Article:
By Chuka Umunna - 16th January 2013
We all remember heading out to the high street to buy our first album. Mine was MC Hammer’s third album (featuring his smash hit “U Can’t Touch This”) purchased from Our Price on Streatham High Road many years ago. But after the UK’s last major high street music retailer, HMV, went into administration yesterday, it could become a thing of the past. An institution on our high streets for over 90 years has now gone the way of Woolworths, Comet, Jessops and only this afternoon it has been reported that Blockbuster are going into administration. The hope is that a buyer can be found, not least for the sake of HMV’s 4,500 employees.
It is an understatement to say that this is a difficult time for the high street. In the last 12 months alone, more than 50 major retailers have gone into administration, with over 50,000 jobs affected. This is a tragedy for employees, but it is also of huge significance for our economy. Retail is our economy’s largest private sector employer, accounting for more than 3 million jobs – around one in ten. The sector offers opportunities to people at every stage in life and for many is their first experience of paid work - around 40% of 16 and 17 year olds in a job work in retail. And UK retail is among the most innovative conventional retail sectors in the world. CEOs from around the globe come to the UK to walk through our stores to learn and see new ideas in action.
Yet the conditions facing conventional UK retailers are challenging the ingenuity of the best. The Tory-led Government’s failed economic plan has undermined confidence, weakened consumer demand and made trading conditions extremely tough. This is not just a problem for retail: last week we saw manufacturing, production and construction figures down, showing just how fragile the economy is.
But for retailers, the current weakness of the economy is being compounded by more fundamental shifts. Multichannel shopping is becoming the norm in the UK much faster than elsewhere as British retailers have been in the vanguard of the online revolution. The UK is the third largest market for internet shopping in the world, with a greater share of goods bought online than in any other major market. From iTunes to Spotify, the way we are accessing music has changed beyond all recognition.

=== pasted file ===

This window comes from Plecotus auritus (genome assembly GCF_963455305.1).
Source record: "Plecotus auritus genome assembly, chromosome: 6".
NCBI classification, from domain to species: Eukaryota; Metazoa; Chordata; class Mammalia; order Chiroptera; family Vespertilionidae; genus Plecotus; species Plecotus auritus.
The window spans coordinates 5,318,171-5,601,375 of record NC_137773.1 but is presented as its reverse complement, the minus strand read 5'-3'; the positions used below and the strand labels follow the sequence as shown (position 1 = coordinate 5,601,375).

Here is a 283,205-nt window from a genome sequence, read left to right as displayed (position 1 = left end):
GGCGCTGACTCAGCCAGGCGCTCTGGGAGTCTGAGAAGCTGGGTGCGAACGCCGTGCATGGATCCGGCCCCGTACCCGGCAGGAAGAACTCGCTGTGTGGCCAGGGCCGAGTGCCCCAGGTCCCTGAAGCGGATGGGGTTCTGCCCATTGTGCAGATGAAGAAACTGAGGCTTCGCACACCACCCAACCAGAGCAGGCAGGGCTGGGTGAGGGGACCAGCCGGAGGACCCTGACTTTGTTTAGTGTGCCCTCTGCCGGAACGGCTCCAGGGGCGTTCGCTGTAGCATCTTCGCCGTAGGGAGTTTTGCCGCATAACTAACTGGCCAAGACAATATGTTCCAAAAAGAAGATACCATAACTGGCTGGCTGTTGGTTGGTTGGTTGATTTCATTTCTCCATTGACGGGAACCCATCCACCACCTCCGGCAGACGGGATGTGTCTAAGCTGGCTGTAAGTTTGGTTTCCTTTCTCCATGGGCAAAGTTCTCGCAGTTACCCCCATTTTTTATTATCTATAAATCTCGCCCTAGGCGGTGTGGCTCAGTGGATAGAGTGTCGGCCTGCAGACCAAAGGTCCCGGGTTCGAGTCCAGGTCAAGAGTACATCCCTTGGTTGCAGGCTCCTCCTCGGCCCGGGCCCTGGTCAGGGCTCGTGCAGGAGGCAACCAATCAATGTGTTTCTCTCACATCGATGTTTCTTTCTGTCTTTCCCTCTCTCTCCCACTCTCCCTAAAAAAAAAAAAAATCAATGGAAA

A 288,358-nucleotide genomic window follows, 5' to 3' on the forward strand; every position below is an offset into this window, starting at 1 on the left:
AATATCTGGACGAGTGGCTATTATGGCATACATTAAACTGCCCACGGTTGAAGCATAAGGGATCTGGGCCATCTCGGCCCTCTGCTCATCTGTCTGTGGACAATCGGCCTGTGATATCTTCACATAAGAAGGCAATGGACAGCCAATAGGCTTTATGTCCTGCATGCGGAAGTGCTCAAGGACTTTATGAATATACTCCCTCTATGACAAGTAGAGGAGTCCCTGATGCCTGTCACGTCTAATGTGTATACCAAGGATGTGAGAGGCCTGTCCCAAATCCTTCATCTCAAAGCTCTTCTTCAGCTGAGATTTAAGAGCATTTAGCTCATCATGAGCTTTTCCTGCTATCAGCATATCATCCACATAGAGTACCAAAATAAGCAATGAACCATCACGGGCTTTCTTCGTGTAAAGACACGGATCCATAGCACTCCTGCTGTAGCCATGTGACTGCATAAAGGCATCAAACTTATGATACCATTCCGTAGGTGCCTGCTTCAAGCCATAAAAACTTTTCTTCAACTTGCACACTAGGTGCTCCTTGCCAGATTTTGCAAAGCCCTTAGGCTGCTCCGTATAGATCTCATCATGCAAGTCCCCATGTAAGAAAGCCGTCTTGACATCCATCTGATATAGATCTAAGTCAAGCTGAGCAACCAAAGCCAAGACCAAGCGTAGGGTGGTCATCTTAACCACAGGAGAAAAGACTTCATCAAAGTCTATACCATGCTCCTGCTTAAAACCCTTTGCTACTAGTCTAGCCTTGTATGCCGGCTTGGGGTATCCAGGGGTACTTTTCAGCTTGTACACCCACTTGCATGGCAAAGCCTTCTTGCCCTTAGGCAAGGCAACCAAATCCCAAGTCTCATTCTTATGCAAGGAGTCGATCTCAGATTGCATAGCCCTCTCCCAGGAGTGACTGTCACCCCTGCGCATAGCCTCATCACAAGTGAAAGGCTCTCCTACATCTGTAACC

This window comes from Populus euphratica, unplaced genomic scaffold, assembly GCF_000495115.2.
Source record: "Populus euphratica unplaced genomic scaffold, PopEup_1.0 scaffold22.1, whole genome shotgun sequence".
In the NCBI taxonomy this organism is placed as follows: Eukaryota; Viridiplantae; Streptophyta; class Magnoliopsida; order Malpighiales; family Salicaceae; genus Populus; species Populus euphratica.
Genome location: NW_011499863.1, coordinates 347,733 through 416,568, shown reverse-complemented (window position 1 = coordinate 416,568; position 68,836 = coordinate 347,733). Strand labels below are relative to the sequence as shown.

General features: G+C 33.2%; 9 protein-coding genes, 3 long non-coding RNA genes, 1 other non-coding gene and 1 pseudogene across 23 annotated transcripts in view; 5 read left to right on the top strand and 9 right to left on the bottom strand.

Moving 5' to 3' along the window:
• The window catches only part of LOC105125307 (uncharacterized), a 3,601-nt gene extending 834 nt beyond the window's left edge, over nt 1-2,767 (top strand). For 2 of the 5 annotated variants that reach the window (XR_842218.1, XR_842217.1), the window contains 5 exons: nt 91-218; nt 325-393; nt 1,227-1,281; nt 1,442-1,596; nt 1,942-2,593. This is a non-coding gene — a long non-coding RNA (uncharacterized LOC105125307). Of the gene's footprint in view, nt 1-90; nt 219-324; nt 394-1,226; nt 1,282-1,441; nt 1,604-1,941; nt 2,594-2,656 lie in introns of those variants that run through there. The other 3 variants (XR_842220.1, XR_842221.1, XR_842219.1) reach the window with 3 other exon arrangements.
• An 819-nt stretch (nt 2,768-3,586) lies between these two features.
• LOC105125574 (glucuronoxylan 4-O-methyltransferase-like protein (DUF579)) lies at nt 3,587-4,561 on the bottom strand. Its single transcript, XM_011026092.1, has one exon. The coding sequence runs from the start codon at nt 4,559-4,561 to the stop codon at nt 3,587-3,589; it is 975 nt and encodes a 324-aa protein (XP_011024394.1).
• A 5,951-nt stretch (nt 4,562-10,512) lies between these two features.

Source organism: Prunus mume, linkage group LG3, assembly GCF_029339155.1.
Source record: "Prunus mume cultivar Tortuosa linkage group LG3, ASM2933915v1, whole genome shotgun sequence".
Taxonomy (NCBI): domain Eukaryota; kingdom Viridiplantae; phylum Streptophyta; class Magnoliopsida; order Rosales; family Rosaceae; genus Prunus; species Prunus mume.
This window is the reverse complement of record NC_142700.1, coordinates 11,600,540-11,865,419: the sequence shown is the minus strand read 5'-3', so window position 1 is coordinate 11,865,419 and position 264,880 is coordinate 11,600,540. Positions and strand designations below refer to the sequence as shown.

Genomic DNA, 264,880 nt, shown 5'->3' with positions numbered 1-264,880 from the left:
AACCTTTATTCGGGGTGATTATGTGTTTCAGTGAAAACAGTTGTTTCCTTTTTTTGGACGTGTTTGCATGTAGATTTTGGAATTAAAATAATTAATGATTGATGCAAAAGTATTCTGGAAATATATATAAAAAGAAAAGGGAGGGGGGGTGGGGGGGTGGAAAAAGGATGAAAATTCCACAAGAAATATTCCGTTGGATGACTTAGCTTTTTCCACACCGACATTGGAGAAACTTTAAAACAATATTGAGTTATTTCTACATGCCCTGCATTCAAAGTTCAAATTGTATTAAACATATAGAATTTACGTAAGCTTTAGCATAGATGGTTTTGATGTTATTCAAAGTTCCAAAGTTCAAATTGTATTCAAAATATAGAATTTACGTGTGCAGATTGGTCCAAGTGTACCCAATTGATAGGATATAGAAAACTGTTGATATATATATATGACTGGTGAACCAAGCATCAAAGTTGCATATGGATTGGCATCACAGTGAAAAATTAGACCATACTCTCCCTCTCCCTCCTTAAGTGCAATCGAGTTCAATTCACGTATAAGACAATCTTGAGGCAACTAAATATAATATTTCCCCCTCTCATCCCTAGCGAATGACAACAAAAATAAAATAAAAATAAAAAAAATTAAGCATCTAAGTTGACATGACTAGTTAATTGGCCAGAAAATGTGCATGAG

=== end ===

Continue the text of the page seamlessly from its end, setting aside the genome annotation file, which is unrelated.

Change brings challenges for existing players in any sector - as we are seeing in retail - but it also brings opportunities. An important role government can play is to support this process of adaptation to new circumstances. Instead of turning a blind eye and shrugging their shoulders as household names on the high street go under, ministers should be doing all they can to assist in this evolution. In the short term it should act to boost demand with a temporary cut in VAT, a measure with wide support across retail. It should seek to create a more level playing field on taxation and rates applying to conventional stores and those applying to online sellers by, for example, ensuring that multinational retailers pay a fair share of tax.
Instead of sleep walking towards the exit door of Europe, the government should be engaging actively with our European partners to simplify rules and increase the size of market for British retail, not shouting from the sidelines. Increased access to markets will increase the chances of success for innovative retailers.
It should do more to protect the integrity of the market for music by taking more aggressive action against piracy. Almost £1bn worth of single tracks are downloaded illegally in the UK each year, with about a quarter of this estimated as being actual revenue lost to retailers. Here the Government must stop delaying full implementation of the Digital Economy Act and show leadership on tackling illegal sites.
It should be providing more active support for those losing their jobs in the retail sector, developing a skills system that can train workers with the skills and competences – like sales skills - needed to take full advantage of multichannel shopping in the future. It should be harnessing the strengths of small and large retailers in their shared interest, just as many department stores now recreate the feel of a local market with a variety of concessions within the store.
And Government should back our call for a Small Business Saturday, replicating an idea that has worked successfully in the US, championing small businesses and promoting shopping on the high street in the run up to Christmas.
The British people don’t want a Government twiddling its thumbs while retailers go to the wall. Instead people want an active government implementing a proper strategy to back one of our most important sectors before it is too late.